She mean mugged me back. But as with many people, they don’t mean to mean mug, that’s just their face. So, you know, no hard feelings.
Two minutes later I got to the yoga studio. I had to check-in at the desk and my boho friend was already there.
“What?! I basically already talked to you guys about this yesterday.”
She sounded pissed and more than a little condescending. Then she stomped out, her crocheted top swaying with the rhythm of her steps.
Her attitude was built for the counters of Palm Beach Tan and yet, here she was in Koh Phangan.
I took my yoga 1.5 hour yoga class like the beating it was.
As I left, the boho girl appeared again in the scooter parking lot. This time she was accompanied by one of the island’s standard imports; a very tan, fit, long haired guy with a few tattoos and some prayer beads.
“I mean, it was such a beautiful experience…” she was saying, “the vibe of the place is just magical.”
Her voice was soft and airy, her demeanor was calm and silky smooth, her crocheted top glided across the lot as though she barely touched the ground when she walked.
I threw up in my mouth a little.
Maybe it was the yoga and the heat…
You see this a lot here. People who look the part for all the world but play a very different character depending on the audience.
She mean-mugged me again as I crossed in front of her on the way home.
So much for the magical vibe.
It's not surprising after spending so much time on Koh Phangan. I have come to realize there are certain cliques on the island that seem to mimic the movie "Mean Girls", only they reject name brand clothing for tie-die leggings and organic cottons.
But they are the minority.
I looked at my own clothes. Leather sandals, Levis, and top made of some inorganic material that was probably in the polyester family.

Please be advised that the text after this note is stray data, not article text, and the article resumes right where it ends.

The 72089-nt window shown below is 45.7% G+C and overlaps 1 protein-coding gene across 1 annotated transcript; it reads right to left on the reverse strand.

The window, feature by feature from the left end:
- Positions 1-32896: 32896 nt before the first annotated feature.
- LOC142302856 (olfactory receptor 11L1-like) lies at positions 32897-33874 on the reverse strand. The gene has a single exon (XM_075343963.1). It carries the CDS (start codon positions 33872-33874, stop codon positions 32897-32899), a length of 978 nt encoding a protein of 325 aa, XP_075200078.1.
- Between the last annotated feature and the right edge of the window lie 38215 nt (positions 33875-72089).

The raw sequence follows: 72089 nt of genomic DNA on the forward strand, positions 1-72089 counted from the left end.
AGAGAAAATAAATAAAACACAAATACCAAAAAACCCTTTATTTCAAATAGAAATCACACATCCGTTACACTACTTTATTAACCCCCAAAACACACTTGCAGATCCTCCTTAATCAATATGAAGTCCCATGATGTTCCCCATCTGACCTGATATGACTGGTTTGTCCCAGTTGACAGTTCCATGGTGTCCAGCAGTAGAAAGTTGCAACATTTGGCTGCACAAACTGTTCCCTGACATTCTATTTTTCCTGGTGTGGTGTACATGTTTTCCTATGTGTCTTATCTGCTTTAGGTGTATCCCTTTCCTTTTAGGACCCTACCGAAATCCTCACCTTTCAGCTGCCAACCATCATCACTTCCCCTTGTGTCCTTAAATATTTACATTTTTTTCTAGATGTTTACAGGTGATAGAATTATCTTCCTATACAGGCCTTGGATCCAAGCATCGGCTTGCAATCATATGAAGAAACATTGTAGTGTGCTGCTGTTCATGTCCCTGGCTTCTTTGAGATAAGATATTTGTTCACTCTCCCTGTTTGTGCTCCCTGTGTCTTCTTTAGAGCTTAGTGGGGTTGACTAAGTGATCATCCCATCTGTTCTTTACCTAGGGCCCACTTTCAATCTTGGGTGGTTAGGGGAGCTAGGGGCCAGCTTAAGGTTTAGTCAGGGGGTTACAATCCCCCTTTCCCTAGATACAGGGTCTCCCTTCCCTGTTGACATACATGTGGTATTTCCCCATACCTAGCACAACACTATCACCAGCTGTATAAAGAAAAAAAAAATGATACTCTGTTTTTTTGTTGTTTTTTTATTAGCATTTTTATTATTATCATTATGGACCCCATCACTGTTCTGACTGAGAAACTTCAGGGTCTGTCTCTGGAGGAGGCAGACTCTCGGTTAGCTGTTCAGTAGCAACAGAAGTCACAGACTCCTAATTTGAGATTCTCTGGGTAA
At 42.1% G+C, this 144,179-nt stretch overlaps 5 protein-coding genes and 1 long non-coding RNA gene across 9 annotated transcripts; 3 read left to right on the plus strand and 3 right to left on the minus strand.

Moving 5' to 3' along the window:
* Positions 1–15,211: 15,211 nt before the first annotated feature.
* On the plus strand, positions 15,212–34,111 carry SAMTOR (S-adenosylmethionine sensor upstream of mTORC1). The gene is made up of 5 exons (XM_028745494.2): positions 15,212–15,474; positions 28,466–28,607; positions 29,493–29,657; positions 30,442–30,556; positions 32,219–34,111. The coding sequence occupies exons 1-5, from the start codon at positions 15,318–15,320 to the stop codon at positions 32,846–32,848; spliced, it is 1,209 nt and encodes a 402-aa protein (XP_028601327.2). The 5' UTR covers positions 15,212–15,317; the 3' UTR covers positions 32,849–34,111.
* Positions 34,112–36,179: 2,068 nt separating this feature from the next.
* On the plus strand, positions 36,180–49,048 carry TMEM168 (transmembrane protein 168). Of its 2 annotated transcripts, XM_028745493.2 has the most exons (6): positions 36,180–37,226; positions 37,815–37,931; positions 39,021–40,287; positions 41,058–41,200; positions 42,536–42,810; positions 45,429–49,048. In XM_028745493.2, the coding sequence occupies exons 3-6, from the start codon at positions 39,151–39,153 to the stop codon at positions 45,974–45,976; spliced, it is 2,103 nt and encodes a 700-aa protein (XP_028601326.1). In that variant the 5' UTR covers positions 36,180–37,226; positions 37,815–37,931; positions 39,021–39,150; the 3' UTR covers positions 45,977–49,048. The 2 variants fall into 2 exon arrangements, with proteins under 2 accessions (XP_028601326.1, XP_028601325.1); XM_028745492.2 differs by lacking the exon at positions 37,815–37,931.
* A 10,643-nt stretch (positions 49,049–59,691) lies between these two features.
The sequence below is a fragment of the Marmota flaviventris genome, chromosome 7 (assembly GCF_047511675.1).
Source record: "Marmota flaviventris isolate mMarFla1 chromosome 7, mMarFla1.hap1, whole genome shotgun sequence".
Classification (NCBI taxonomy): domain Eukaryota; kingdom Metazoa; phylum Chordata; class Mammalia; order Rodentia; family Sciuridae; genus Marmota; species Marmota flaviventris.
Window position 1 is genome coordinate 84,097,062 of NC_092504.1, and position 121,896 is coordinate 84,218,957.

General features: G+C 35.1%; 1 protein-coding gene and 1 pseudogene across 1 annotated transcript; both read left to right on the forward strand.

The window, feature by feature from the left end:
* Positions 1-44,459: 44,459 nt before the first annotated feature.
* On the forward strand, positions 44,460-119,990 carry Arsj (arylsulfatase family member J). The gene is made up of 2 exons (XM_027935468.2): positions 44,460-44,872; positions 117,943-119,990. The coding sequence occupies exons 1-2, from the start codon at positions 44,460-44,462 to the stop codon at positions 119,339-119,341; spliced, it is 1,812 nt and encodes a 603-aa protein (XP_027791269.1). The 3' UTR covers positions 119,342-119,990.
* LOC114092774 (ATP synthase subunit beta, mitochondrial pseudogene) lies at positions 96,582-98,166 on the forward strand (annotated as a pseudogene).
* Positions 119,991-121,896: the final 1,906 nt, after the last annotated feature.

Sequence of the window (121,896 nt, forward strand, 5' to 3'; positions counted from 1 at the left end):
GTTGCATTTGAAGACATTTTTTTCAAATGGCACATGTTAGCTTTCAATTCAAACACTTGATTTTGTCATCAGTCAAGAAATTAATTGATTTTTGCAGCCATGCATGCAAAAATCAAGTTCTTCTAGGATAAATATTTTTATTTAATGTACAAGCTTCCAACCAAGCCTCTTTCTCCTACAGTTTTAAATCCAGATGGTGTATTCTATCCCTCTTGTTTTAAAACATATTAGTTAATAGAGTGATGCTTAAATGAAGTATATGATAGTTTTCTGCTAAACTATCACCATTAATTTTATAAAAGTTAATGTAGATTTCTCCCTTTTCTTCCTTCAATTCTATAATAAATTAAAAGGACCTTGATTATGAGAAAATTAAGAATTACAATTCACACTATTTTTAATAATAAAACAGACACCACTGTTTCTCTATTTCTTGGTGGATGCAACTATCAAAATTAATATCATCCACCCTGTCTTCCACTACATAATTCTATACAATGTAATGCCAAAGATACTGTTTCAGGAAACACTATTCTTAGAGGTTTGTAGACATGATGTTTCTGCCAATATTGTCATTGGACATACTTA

Correction, not probably, it IS in the polyester family.
I’m ok with this. Like, I do want a macrame top, but I don't know that I could play the part, even with the right costuming.
It would be like a dog walking on its hind legs.
And the thing about not belonging to anywhere is that you start feeling like you sort of belong everywhere.
And from this place, a person can observe from the fringes of a fringe community.
Later that day, I meet the other type on the island. The type that makes you really think the world is a better place because of the healing these types of communities offer.
My friend Mark bellows at me to come to his bungalow. There’s a girl about my age there in pajamas bottoms and a tank top looking unassuming.
He introduces us so I can do a short film project on a meditation she’s leading here at the festival.
She is one of those people that’s pure sunshine. There's just no denying it, we all know the type.
She just oozes a bright, happy energy. In her pajama pants. Without trying.
And because she just is, she makes everyone around her feel more comfortable with themselves too. Soon, everyone is brightening up.
And maybe that’s the thing, she doesn’t look the part, because she doesn’t need the costume to be herself.
I walk home and think about my last 10 days here on the island, feeling a bit like a local and a little like an outsider.
I've spent quite a bit of time on this island over the last two years and sometimes, there's something a little off in how hard this community has to try to fit the desired hippie persona. It all just rings a little basic sometimes. And what I mean by that is, it just feels like we are trying too hard.
And in the midst of all that, if you dig around a bit and get kinda dirty, you can find the really good stuff.
It's not picture perfect usually, but it's the stuff that feels real.
Because it is.